Tips for Camping with Your Dog

Tips for Camping with Your Dog

The adventures of camping are only made more memorable by the presence of your dogs. There’s something gritty and real about camping and tenting up with dogs only intensifies that experience. If you’re camping with dogs, though, you’ll have some additional things to consider and you’ll need the right camping with dog gear.

Tips for Camping With Your Dog

Keep Them Healthy

Camping can be fun, but it can also be a stressful and anxious experience for your dog. You’re putting them in a new environment with a lot of stimulation, and while it’s a great way to give your dog the opportunity for mental exercises, it is sometimes exhausting for them as well. Giving them plenty of good, healthy habits in the weeks leading up to the trip will make sure that your canine friend maintains his wellness and makes the most of the camping experience. You can also keep your dog’s energy up with supplements to help reduce inflammation from any hiking you may do. 

Watch the Weather

The winter season can pose health concerns for your beautiful dog--and that’s when you’re not even out in the wilderness. Keep in mind that when you go out camping, the weather can dip through different extremes. If your dog experiences problems, you’re also a lot farther away from access to care.


This doesn’t mean that camping with your dog is inherently dangerous, just don’t test the weather! Cold and wet dogs can get sick more easily, and extreme conditions can really damage your dog’s health.

Dog camping accessories Plush Paws Products

Take the Right Gear

Camping with your dog requires an extra set of dog-specific gear. It doesn’t have to be overwhelming, but you do have to make a list and take the right stuff. Camping with an uneasy dog is no fun for anyone.

Know the Rules

While many campgrounds and trails are super pet-friendly, this is not always the case. Many sites and locations have area-specific rules — like requiring that your dog needs to be on the leash. Research whether or not the campground allows dogs and the rules for those dogs before packing up with your pup.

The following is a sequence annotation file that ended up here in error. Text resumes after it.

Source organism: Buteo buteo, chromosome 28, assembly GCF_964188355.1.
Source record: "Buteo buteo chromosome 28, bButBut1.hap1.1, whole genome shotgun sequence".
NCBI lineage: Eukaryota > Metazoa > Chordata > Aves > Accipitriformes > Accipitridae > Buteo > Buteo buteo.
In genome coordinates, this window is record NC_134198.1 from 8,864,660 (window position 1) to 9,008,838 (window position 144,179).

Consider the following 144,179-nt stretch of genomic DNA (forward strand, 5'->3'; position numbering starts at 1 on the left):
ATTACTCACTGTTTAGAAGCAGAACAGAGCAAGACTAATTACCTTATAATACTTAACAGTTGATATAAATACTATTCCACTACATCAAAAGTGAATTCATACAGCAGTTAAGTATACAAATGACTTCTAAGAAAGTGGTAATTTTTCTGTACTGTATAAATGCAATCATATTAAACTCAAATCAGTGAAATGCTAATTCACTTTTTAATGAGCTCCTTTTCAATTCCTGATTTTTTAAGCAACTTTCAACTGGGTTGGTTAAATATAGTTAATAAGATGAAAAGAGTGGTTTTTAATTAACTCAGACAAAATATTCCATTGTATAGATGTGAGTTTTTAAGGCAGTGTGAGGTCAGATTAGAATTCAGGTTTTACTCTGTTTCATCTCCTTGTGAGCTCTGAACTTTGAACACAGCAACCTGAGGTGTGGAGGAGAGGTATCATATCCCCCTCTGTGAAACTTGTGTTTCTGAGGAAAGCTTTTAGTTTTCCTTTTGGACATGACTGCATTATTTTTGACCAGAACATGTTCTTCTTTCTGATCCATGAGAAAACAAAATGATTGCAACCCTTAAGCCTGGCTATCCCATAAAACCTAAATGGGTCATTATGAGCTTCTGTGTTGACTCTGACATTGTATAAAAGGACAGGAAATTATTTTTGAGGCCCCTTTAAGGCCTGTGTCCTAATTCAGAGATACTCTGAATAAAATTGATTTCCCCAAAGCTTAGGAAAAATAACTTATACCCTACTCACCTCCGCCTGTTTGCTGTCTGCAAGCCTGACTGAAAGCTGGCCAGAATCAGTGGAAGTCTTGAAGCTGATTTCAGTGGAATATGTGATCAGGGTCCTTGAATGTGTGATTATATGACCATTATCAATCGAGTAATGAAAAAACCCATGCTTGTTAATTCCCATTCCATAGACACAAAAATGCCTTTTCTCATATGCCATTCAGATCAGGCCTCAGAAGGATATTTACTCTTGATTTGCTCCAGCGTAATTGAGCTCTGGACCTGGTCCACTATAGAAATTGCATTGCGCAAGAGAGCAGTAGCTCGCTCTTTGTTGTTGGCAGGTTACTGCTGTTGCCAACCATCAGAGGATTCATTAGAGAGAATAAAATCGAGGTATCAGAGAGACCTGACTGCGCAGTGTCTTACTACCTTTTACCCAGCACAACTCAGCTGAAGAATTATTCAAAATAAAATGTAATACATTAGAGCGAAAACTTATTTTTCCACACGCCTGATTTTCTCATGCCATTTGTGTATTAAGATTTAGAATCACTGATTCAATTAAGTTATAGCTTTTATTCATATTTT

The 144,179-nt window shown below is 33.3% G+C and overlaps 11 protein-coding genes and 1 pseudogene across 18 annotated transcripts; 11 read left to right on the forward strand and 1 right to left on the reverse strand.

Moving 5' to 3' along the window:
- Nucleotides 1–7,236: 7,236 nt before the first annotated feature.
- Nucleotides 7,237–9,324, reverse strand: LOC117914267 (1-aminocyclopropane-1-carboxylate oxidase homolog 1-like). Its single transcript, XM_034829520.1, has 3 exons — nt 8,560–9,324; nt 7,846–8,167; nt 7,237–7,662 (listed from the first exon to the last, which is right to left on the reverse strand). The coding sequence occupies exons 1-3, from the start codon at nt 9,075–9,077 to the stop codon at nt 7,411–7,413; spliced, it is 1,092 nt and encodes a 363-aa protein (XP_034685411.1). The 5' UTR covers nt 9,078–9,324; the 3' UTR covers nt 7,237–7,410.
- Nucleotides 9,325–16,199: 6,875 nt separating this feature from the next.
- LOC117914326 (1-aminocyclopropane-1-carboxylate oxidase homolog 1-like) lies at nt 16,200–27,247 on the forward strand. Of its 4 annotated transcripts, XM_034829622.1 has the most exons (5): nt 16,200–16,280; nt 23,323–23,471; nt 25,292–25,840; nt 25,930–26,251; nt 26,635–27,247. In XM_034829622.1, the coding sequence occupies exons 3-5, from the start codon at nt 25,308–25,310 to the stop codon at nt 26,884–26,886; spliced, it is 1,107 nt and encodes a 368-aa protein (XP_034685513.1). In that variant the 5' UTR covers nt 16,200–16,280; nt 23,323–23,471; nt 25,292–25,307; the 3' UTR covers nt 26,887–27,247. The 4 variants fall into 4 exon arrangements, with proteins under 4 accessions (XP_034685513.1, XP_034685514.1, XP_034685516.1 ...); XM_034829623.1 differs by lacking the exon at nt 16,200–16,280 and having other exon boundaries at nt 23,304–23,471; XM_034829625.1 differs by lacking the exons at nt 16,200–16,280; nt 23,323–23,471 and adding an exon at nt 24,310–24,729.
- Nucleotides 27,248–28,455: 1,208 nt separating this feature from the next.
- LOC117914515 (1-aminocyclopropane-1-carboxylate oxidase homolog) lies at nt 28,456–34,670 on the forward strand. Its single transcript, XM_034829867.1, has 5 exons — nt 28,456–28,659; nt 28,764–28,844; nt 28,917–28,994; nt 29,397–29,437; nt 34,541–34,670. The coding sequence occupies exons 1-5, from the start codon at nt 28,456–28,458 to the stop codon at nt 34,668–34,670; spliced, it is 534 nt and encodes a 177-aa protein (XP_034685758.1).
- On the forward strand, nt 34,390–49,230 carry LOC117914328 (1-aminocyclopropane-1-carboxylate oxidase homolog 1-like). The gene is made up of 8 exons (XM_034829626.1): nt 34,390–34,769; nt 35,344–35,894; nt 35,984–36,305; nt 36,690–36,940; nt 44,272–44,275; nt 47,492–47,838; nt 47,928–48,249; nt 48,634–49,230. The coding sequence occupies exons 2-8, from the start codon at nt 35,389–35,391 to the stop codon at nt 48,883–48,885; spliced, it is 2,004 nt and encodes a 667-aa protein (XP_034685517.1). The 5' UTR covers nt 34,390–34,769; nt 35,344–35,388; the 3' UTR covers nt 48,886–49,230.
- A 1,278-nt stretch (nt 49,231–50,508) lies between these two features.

Bring a Lot of Water

Hydration is incredibly important for both humans and dogs. If it gets cold, you may forget to drink water even though you’re moving around more often. If you’re out in the heat, you’ll need even more water than normal. Altitude also affects the body, as it will be working overtime to keep things functioning, sp providing yourself (and your canine) with liquids is essential. You get the idea--water is vital.


For dogs especially, you’ll need extra. Don’t let your dog lap up water that is salty or standing. Having fresh water on hand for them will prevent them from getting super sick.

A Great Leash 

Yes, you absolutely need a leash. Even if your dog is really well trained, they can make other people uncomfortable by being unleashed. Additionally, depending on where you are heading, there could be wildlife that they could attack (or that attacks them). You will also need to make sure that they stay close to you at night for the same reasons.

Paw Protection

Keep in mind that your dog’s feet are probably more used to cement and carpet than the great outdoors. You’re probably taking shoes that are different than normal, but your canine doesn’t have this option! Bring a wax product that you can use to protect their paws from the harsher elements, like snow and gravel. You can also use dog booties to keep things cool on their feet when you’re walking on a surface that is hot.

First Aid

While it’s great to have some gear for yourself, you should also have some gear to help out your dog in the event that they suffer from an injury. There will be lots of running around and bounding over uneven terrain, so the risk of injury is higher for dogs out in the wilderness, especially if it is an environment that they are not u